What are the difficulties when writing about Israel? That’s what I was asked on my recent visit to Hasmonean Girls’ School, talking to a dozen teenage students enrolled on an after-school Israel advocacy course – including the two columnists to my left.
Asking what’s difficult when writing about Israel is like asking what’s Jewish about Jackie Mason. It’s easier to say what’s not. I’m not Jewish. That makes it both easier and more difficult. Easier because of a comparative lack of emotion
al investment. More difficult because there is so much to learn – not just the history, but the culture that goes with it. Until two years ago, when I fell into the world of Jewish news completely by accident (a story for another time…), I thought a Friday night dinner consisted of fish, chips and mushy peas, wrapped in newspaper, eaten standing up.
One of the first phrases I learnt was ‘two Jews, three opinions.’ Experience has shown this to be a conservative estimate. Ever since, I’ve woken up to the weight of emotion surrounding Israel, and the range of thoughts on it. In short, I’ve learnt that writing about Israel is fraught with danger. I’d have told the Hasmo students that it was like walking through minefields, but I’d have been accused of saying Israel was riddled with mines.
How to avoid them? For right or wrong, this is what I told the girls. Your first line of defence lies in being able to ‘back up’ or substantiate what you produce. You need to make sure the information you give is correct. Posting a photo of a Syrian girl’s injuries and claiming that she is the Palestinian victim of an Israeli attack (as BBC reporter Jon Donnison mistakenly did on Twitter last year) is good example of how credibility can quickly crumble.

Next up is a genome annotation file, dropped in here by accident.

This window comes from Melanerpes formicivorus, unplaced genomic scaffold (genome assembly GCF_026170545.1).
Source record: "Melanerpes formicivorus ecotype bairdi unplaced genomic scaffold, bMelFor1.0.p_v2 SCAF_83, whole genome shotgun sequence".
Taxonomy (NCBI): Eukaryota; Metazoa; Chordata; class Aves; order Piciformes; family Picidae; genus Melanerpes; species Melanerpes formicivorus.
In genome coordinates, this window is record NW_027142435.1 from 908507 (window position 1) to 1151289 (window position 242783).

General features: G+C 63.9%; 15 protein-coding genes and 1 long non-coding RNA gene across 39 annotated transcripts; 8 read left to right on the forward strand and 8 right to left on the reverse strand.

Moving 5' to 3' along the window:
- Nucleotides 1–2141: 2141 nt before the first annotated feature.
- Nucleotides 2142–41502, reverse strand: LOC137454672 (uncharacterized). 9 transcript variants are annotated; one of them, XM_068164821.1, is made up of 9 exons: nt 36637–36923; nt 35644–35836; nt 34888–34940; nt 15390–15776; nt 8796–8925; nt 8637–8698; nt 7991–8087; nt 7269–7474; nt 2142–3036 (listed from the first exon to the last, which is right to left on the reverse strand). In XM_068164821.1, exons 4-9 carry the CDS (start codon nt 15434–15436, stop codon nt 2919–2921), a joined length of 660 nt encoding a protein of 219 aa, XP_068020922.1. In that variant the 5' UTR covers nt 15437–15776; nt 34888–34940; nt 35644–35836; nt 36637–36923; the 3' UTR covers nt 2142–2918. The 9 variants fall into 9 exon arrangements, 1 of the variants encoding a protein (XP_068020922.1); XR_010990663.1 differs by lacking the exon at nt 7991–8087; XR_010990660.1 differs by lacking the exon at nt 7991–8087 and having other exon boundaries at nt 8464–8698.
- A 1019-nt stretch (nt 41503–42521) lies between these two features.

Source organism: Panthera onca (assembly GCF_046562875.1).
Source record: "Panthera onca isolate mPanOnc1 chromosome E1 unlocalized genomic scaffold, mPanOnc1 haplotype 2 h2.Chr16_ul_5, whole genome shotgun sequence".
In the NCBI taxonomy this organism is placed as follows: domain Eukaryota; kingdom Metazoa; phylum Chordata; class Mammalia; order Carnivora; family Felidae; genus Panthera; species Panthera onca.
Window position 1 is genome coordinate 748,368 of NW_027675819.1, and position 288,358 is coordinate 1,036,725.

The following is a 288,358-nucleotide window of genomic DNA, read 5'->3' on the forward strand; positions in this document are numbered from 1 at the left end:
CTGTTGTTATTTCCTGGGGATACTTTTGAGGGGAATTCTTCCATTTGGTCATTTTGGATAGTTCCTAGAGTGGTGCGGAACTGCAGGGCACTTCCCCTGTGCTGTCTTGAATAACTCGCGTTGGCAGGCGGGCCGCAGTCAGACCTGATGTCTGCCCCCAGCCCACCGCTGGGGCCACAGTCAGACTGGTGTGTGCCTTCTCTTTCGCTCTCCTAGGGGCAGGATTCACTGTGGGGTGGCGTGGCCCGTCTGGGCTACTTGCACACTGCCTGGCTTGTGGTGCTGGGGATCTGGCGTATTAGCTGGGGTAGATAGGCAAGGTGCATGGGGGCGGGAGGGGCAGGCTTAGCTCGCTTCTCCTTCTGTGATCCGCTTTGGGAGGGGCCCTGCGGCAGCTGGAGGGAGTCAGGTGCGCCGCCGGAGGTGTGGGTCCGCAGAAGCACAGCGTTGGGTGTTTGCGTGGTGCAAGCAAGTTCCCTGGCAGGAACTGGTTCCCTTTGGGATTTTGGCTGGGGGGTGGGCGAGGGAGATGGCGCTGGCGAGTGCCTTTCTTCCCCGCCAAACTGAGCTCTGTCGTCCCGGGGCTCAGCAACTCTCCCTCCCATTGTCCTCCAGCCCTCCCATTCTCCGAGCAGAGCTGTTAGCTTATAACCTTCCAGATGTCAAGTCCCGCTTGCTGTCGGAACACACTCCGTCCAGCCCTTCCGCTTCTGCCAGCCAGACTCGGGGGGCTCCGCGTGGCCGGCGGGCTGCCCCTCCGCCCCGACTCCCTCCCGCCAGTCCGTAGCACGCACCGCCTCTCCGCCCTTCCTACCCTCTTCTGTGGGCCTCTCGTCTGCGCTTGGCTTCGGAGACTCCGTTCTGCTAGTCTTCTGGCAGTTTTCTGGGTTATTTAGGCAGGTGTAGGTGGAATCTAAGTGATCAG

Additionally, you should write according to your purpose. As a journalist, my job is to inform, while an advocate’s job is to persuade. Never the two shall meet.
Unfortunately, it’s not that simple, especially in the Middle East. While ‘information’ and ‘persuasion’ sound quite distinct, they inevitably intertwine. It was encouraging to see that the girls picked up on the idea that persuasion can be achieved through information.
In this vein, ‘information’ can be both given and omitted, and the writer’s choice of addition or omission can be perceived as bias. I’ve noticed that the only radar on which Gaza rockets typically appear is that of the IDF, but that the world wakes up once Israel responds. Such subtle omissions can have a cumulative effect.
Finally, a writer must strive for balance, even in advocacy. If I’m doing my job, I should balance each article with quotes and comments evidencing a range of opinion. On Israel, this may mean finding both criticism and justification on a range of touchy subjects, but all sides should always be heard, Mr Galloway.
It is easy for ‘precarious balance’ to topple into ‘potential bias.’ If I don’t include someone’s full quote, I could be biased. If I present only one element of an historical context, I could be biased. If I assume, predict, describe or analyse anything, in fact, I could be biased.
What to do? Do I call that Fatah bloke Abu Mazen or Palestinian President Mahmoud Abbas? Do I call that contentious area Judea and Samaria, the West Bank, the Occupied Palestinian Territories (as most of the world does) or Palestine? With limited space, do I include the story about Israeli forces fatally shooting a Palestinian protester or the one about another two rockets fired from Gaza? Whatever my choices, I could be biased.
It’s tough to achieve this balance, especially given the level of criticism aimed at Israel. But because of this, it is even more important to be fair. In two years I’ve learned that there is legitimate criticism, and then there is prejudice, and I’m constantly amazed at how many seek to dress up the latter as the former (David Ward MP seems only the latest to try).
I concluded class by saying that writing about Israel was very difficult indeed. Two weeks later I received a batch of excellent submissions, which they’d made look easy. Maybe I’m making too much of a fuss…
• Stephen Oryszczuk is foreign editor of the Jewish News